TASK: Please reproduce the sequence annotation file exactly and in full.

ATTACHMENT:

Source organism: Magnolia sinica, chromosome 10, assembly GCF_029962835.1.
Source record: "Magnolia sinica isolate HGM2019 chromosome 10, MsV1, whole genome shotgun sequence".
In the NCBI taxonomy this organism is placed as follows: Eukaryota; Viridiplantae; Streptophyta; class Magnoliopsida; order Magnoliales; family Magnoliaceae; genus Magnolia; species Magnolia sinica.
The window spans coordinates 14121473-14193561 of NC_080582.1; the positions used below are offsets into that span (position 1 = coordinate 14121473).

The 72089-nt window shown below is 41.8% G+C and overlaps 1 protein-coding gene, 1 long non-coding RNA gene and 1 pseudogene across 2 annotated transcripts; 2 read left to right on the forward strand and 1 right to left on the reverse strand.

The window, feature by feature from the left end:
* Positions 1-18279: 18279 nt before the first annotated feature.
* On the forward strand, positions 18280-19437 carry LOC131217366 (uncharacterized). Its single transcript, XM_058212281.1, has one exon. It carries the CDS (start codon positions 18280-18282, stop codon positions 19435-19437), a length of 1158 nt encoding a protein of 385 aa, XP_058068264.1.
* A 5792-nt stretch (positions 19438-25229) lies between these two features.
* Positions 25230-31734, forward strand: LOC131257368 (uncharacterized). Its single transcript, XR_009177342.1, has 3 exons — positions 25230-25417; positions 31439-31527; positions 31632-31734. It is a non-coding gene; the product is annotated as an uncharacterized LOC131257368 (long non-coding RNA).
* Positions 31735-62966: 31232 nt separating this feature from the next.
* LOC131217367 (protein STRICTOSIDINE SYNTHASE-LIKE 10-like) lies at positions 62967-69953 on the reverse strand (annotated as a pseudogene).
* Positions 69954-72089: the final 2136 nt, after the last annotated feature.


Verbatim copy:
Source organism: Magnolia sinica, chromosome 10, assembly GCF_029962835.1.
Source record: "Magnolia sinica isolate HGM2019 chromosome 10, MsV1, whole genome shotgun sequence".
In the NCBI taxonomy this organism is placed as follows: Eukaryota; Viridiplantae; Streptophyta; class Magnoliopsida; order Magnoliales; family Magnoliaceae; genus Magnolia; species Magnolia sinica.
The window spans coordinates 14121473-14193561 of NC_080582.1; the positions used below are offsets into that span (position 1 = coordinate 14121473).

The 72089-nt window shown below is 41.8% G+C and overlaps 1 protein-coding gene, 1 long non-coding RNA gene and 1 pseudogene across 2 annotated transcripts; 2 read left to right on the forward strand and 1 right to left on the reverse strand.

The window, feature by feature from the left end:
* Positions 1-18279: 18279 nt before the first annotated feature.
* On the forward strand, positions 18280-19437 carry LOC131217366 (uncharacterized). Its single transcript, XM_058212281.1, has one exon. It carries the CDS (start codon positions 18280-18282, stop codon positions 19435-19437), a length of 1158 nt encoding a protein of 385 aa, XP_058068264.1.
* A 5792-nt stretch (positions 19438-25229) lies between these two features.
* Positions 25230-31734, forward strand: LOC131257368 (uncharacterized). Its single transcript, XR_009177342.1, has 3 exons — positions 25230-25417; positions 31439-31527; positions 31632-31734. It is a non-coding gene; the product is annotated as an uncharacterized LOC131257368 (long non-coding RNA).
* Positions 31735-62966: 31232 nt separating this feature from the next.
* LOC131217367 (protein STRICTOSIDINE SYNTHASE-LIKE 10-like) lies at positions 62967-69953 on the reverse strand (annotated as a pseudogene).
* Positions 69954-72089: the final 2136 nt, after the last annotated feature.